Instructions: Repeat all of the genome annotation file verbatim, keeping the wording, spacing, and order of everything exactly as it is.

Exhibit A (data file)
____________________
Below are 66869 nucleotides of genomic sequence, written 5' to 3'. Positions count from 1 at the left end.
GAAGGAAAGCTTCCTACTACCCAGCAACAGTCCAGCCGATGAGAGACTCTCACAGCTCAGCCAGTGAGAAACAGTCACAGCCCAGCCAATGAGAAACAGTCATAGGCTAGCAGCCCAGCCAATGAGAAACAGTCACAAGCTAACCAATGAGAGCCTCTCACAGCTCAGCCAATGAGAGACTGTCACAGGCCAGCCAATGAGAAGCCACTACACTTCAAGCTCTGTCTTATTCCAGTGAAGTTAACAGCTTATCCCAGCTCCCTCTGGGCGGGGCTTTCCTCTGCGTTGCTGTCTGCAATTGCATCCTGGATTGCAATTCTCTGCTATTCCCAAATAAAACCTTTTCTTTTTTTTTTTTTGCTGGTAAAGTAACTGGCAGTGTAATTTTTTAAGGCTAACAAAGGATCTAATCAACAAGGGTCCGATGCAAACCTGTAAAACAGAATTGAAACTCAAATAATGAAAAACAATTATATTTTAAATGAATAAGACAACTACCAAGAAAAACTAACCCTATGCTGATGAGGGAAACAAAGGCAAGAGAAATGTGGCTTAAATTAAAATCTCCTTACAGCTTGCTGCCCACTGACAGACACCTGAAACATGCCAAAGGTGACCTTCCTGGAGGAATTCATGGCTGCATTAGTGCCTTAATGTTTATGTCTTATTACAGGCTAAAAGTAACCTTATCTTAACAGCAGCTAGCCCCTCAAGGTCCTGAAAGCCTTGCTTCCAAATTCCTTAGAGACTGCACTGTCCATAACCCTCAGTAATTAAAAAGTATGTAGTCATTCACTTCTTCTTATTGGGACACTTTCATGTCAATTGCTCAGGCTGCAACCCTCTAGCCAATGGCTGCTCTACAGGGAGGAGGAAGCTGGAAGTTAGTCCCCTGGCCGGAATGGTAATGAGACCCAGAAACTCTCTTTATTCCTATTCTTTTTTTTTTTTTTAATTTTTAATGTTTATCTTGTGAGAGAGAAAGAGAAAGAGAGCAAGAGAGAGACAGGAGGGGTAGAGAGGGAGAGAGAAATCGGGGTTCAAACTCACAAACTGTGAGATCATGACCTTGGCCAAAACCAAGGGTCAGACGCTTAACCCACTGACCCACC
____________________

Below are 66869 nucleotides of genomic sequence, written 5' to 3'. Positions count from 1 at the left end.
GAAGGAAAGCTTCCTACTACCCAGCAACAGTCCAGCCGATGAGAGACTCTCACAGCTCAGCCAGTGAGAAACAGTCACAGCCCAGCCAATGAGAAACAGTCATAGGCTAGCAGCCCAGCCAATGAGAAACAGTCACAAGCTAACCAATGAGAGCCTCTCACAGCTCAGCCAATGAGAGACTGTCACAGGCCAGCCAATGAGAAGCCACTACACTTCAAGCTCTGTCTTATTCCAGTGAAGTTAACAGCTTATCCCAGCTCCCTCTGGGCGGGGCTTTCCTCTGCGTTGCTGTCTGCAATTGCATCCTGGATTGCAATTCTCTGCTATTCCCAAATAAAACCTTTTCTTTTTTTTTTTTTGCTGGTAAAGTAACTGGCAGTGTAATTTTTTAAGGCTAACAAAGGATCTAATCAACAAGGGTCCGATGCAAACCTGTAAAACAGAATTGAAACTCAAATAATGAAAAACAATTATATTTTAAATGAATAAGACAACTACCAAGAAAAACTAACCCTATGCTGATGAGGGAAACAAAGGCAAGAGAAATGTGGCTTAAATTAAAATCTCCTTACAGCTTGCTGCCCACTGACAGACACCTGAAACATGCCAAAGGTGACCTTCCTGGAGGAATTCATGGCTGCATTAGTGCCTTAATGTTTATGTCTTATTACAGGCTAAAAGTAACCTTATCTTAACAGCAGCTAGCCCCTCAAGGTCCTGAAAGCCTTGCTTCCAAATTCCTTAGAGACTGCACTGTCCATAACCCTCAGTAATTAAAAAGTATGTAGTCATTCACTTCTTCTTATTGGGACACTTTCATGTCAATTGCTCAGGCTGCAACCCTCTAGCCAATGGCTGCTCTACAGGGAGGAGGAAGCTGGAAGTTAGTCCCCTGGCCGGAATGGTAATGAGACCCAGAAACTCTCTTTATTCCTATTCTTTTTTTTTTTTTTAATTTTTAATGTTTATCTTGTGAGAGAGAAAGAGAAAGAGAGCAAGAGAGAGACAGGAGGGGTAGAGAGGGAGAGAGAAATCGGGGTTCAAACTCACAAACTGTGAGATCATGACCTTGGCCAAAACCAAGGGTCAGACGCTTAACCCACTGACCCACC